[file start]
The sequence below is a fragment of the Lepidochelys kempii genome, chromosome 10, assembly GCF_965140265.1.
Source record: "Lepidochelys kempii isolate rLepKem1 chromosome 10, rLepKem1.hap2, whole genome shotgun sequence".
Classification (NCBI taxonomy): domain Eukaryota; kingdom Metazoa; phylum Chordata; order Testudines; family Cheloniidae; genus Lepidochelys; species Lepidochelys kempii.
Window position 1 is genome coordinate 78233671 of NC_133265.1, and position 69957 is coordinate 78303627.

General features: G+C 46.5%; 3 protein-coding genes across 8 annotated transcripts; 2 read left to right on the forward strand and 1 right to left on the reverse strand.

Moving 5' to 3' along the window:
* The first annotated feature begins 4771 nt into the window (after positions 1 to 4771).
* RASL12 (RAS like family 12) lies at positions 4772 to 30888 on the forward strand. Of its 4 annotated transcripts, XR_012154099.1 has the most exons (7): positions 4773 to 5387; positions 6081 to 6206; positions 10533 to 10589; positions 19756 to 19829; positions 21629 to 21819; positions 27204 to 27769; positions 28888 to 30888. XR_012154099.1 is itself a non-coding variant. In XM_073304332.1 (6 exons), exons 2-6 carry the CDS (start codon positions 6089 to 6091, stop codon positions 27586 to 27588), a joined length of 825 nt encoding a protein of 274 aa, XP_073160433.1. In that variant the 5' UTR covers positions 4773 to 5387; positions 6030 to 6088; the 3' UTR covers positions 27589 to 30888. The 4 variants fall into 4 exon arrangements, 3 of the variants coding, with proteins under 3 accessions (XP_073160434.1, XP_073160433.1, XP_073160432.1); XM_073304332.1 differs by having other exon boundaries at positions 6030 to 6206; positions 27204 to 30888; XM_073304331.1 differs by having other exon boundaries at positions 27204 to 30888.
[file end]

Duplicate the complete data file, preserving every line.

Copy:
The sequence below is a fragment of the Lepidochelys kempii genome, chromosome 10, assembly GCF_965140265.1.
Source record: "Lepidochelys kempii isolate rLepKem1 chromosome 10, rLepKem1.hap2, whole genome shotgun sequence".
Classification (NCBI taxonomy): domain Eukaryota; kingdom Metazoa; phylum Chordata; order Testudines; family Cheloniidae; genus Lepidochelys; species Lepidochelys kempii.
Window position 1 is genome coordinate 78233671 of NC_133265.1, and position 69957 is coordinate 78303627.

General features: G+C 46.5%; 3 protein-coding genes across 8 annotated transcripts; 2 read left to right on the forward strand and 1 right to left on the reverse strand.

Moving 5' to 3' along the window:
* The first annotated feature begins 4771 nt into the window (after positions 1 to 4771).
* RASL12 (RAS like family 12) lies at positions 4772 to 30888 on the forward strand. Of its 4 annotated transcripts, XR_012154099.1 has the most exons (7): positions 4773 to 5387; positions 6081 to 6206; positions 10533 to 10589; positions 19756 to 19829; positions 21629 to 21819; positions 27204 to 27769; positions 28888 to 30888. XR_012154099.1 is itself a non-coding variant. In XM_073304332.1 (6 exons), exons 2-6 carry the CDS (start codon positions 6089 to 6091, stop codon positions 27586 to 27588), a joined length of 825 nt encoding a protein of 274 aa, XP_073160433.1. In that variant the 5' UTR covers positions 4773 to 5387; positions 6030 to 6088; the 3' UTR covers positions 27589 to 30888. The 4 variants fall into 4 exon arrangements, 3 of the variants coding, with proteins under 3 accessions (XP_073160434.1, XP_073160433.1, XP_073160432.1); XM_073304332.1 differs by having other exon boundaries at positions 6030 to 6206; positions 27204 to 30888; XM_073304331.1 differs by having other exon boundaries at positions 27204 to 30888.